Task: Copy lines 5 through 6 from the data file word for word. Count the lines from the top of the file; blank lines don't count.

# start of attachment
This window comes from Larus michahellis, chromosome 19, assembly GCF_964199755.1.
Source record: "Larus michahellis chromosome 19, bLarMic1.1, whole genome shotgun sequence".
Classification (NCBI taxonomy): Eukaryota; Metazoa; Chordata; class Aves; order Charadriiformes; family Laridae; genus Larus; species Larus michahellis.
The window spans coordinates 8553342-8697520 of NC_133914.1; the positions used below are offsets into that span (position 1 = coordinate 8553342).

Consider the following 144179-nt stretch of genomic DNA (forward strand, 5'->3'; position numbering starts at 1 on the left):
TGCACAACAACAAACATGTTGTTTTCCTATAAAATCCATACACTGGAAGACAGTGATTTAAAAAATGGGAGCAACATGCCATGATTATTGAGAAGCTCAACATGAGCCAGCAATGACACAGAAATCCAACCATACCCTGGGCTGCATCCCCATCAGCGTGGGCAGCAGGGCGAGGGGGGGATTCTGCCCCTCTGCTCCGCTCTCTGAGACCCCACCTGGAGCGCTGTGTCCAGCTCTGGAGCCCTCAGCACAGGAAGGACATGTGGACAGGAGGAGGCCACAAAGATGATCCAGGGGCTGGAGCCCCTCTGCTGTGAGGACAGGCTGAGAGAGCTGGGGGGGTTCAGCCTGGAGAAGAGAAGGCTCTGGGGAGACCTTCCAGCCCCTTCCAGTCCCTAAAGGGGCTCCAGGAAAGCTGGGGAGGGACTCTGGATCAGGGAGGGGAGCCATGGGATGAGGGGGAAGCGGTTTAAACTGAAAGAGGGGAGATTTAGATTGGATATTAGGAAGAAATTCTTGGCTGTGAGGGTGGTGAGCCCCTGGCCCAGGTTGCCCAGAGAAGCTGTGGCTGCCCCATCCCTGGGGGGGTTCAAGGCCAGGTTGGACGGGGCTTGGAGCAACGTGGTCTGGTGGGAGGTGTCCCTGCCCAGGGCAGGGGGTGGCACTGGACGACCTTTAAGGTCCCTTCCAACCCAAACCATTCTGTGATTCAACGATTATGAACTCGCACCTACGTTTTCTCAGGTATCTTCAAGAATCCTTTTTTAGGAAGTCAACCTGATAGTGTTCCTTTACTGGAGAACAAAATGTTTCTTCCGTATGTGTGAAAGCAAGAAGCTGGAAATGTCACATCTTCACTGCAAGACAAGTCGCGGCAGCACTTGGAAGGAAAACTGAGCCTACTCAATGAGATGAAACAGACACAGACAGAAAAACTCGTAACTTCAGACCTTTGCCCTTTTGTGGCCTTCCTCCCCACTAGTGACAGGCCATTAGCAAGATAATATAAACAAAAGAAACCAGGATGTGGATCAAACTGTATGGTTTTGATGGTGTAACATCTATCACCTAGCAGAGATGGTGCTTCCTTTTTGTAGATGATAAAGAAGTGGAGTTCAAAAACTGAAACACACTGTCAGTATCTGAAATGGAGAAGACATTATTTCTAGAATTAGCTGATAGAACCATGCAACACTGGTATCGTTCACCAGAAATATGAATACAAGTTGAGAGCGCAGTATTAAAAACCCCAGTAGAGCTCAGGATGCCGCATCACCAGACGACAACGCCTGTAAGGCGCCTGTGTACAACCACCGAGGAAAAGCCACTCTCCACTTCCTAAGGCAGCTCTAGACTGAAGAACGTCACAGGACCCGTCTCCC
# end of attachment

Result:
Consider the following 144179-nt stretch of genomic DNA (forward strand, 5'->3'; position numbering starts at 1 on the left):
TGCACAACAACAAACATGTTGTTTTCCTATAAAATCCATACACTGGAAGACAGTGATTTAAAAAATGGGAGCAACATGCCATGATTATTGAGAAGCTCAACATGAGCCAGCAATGACACAGAAATCCAACCATACCCTGGGCTGCATCCCCATCAGCGTGGGCAGCAGGGCGAGGGGGGGATTCTGCCCCTCTGCTCCGCTCTCTGAGACCCCACCTGGAGCGCTGTGTCCAGCTCTGGAGCCCTCAGCACAGGAAGGACATGTGGACAGGAGGAGGCCACAAAGATGATCCAGGGGCTGGAGCCCCTCTGCTGTGAGGACAGGCTGAGAGAGCTGGGGGGGTTCAGCCTGGAGAAGAGAAGGCTCTGGGGAGACCTTCCAGCCCCTTCCAGTCCCTAAAGGGGCTCCAGGAAAGCTGGGGAGGGACTCTGGATCAGGGAGGGGAGCCATGGGATGAGGGGGAAGCGGTTTAAACTGAAAGAGGGGAGATTTAGATTGGATATTAGGAAGAAATTCTTGGCTGTGAGGGTGGTGAGCCCCTGGCCCAGGTTGCCCAGAGAAGCTGTGGCTGCCCCATCCCTGGGGGGGTTCAAGGCCAGGTTGGACGGGGCTTGGAGCAACGTGGTCTGGTGGGAGGTGTCCCTGCCCAGGGCAGGGGGTGGCACTGGACGACCTTTAAGGTCCCTTCCAACCCAAACCATTCTGTGATTCAACGATTATGAACTCGCACCTACGTTTTCTCAGGTATCTTCAAGAATCCTTTTTTAGGAAGTCAACCTGATAGTGTTCCTTTACTGGAGAACAAAATGTTTCTTCCGTATGTGTGAAAGCAAGAAGCTGGAAATGTCACATCTTCACTGCAAGACAAGTCGCGGCAGCACTTGGAAGGAAAACTGAGCCTACTCAATGAGATGAAACAGACACAGACAGAAAAACTCGTAACTTCAGACCTTTGCCCTTTTGTGGCCTTCCTCCCCACTAGTGACAGGCCATTAGCAAGATAATATAAACAAAAGAAACCAGGATGTGGATCAAACTGTATGGTTTTGATGGTGTAACATCTATCACCTAGCAGAGATGGTGCTTCCTTTTTGTAGATGATAAAGAAGTGGAGTTCAAAAACTGAAACACACTGTCAGTATCTGAAATGGAGAAGACATTATTTCTAGAATTAGCTGATAGAACCATGCAACACTGGTATCGTTCACCAGAAATATGAATACAAGTTGAGAGCGCAGTATTAAAAACCCCAGTAGAGCTCAGGATGCCGCATCACCAGACGACAACGCCTGTAAGGCGCCTGTGTACAACCACCGAGGAAAAGCCACTCTCCACTTCCTAAGGCAGCTCTAGACTGAAGAACGTCACAGGACCCGTCTCCC